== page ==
Blackburn & Snow
|Blackburn & Snow|
Sherry Snow and Jeff Blackburn in a 1966 Trident Productions publicity photo
|Origin||Berkeley, California, United States|
|Past members||Jeff Blackburn
Both Blackburn and Snow were involved in the Bay Area music scene since 1964, and became romantically involved in 1965, living together in Berkeley, California and performing together in local clubs. They signed a contract in December 1965 with Kingston Trio producer Frank Werber's Trident Productions. Trident issued two Blackburn & Snow singles which were recorded in 1966: "Stranger in a Strange Land", released late December 1966 and "Time", released October 1967; the former was written by David Crosby of The Byrds, although it was credited to the fictitious Samuel F. Omar. The duo's recording of "Stranger in a Strange Land" has been called "a lost masterpiece". Snow was considered by friends in Jefferson Airplane as the replacement for the departing Signe Anderson in late 1966, however she chose to remain with Blackburn; Anderson was replaced by Grace Slick. The duo played a part in the popularization of the San Francisco Sound, performing throughout 1965–67 at venues such as the hungry i, the Fillmore Auditorium, Avalon Ballroom and Marty Balin's nightclub The Matrix. Blackburn & Snow performed at the KFRC Fantasy Fair and Magic Mountain Music Festival, a seminal rock festival in Marin County, California at the beginning of the Summer of Love.
Trident Productions intended to present Blackburn & Snow as a major new find, with Frank Werber later stating "my perception was that they were going to be huge." Enough material for an album was recorded through 1966 and into the spring of 1967, with Blackburn writing nearly all of the songs. The music the duo had been performing was electric folk rock similar to their close contemporaries Jefferson Airplane, with unique harmonic interplay between the couple. Influenced by The Everly Brothers, The Beatles and Buddy Holly, Blackburn & Snow recorded a number of straight rock songs with the backing band Candy Store Prophets, as well as some country and folk flavored material. The Candy Store Prophets were also the backing band for The Monkees first album and included Larry Taylor of Canned Heat and Gerry McGee, the long-time guitarist for The Ventures who joined that band in 1968. Gary "Chicken" Hirsh, later of Country Joe and the Fish, also drummed on some tracks. Production and engineering was handled by Randy Sterling. Though many completed songs were recorded, due to wrangling between Trident and distribution partner MGM-Verve, combined with some tension between the duo and Sterling, they did not see an album released during their partnership.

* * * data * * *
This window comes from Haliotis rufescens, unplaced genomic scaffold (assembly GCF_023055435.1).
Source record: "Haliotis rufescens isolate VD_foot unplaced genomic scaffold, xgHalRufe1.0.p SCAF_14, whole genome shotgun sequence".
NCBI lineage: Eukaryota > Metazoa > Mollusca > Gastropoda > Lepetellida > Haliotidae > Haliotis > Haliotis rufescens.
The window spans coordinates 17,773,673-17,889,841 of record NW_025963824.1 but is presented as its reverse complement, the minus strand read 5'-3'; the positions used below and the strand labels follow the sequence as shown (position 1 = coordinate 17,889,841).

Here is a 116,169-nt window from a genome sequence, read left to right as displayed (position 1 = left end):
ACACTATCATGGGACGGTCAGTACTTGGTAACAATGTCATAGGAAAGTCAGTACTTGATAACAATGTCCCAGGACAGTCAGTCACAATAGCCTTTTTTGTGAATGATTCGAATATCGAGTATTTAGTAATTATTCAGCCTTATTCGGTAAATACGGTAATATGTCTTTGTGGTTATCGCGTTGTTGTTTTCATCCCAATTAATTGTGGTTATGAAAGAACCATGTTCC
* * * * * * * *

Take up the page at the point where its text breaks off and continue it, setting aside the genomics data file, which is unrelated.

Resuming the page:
Following a breakup with Blackburn in 1967, Snow joined Dan Hicks and his Hot Licks as a singer. After living in Indonesia, London and Scotland, she returned to California in the 1980s as Halimah Collingwood. Broadcasting as Halimah the Dreamah on Humboldt State University-owned KHSU radio in Arcata, since 1991 she has hosted "Ethnic Excursions", a program devoted to playing and discussion of international music styles. Jeff Blackburn joined Moby Grape in the mid-seventies; with Bob Mosley he formed the Jeff Blackburn Band which with the addition of Neil Young and Johnny Craviotto became The Ducks, playing a series of impromptu bar gigs in Santa Cruz, California in 1977. During this time, Blackburn co-wrote "My My, Hey Hey (Out of the Blue)" with Young. Blackburn continues to perform, based in Santa Cruz with his band Buck N the Odds. In 1999, the mid-sixties Blackburn & Snow recordings from Trident Productions were finally released as a 20-song compact disc, titled Something Good for Your Head.
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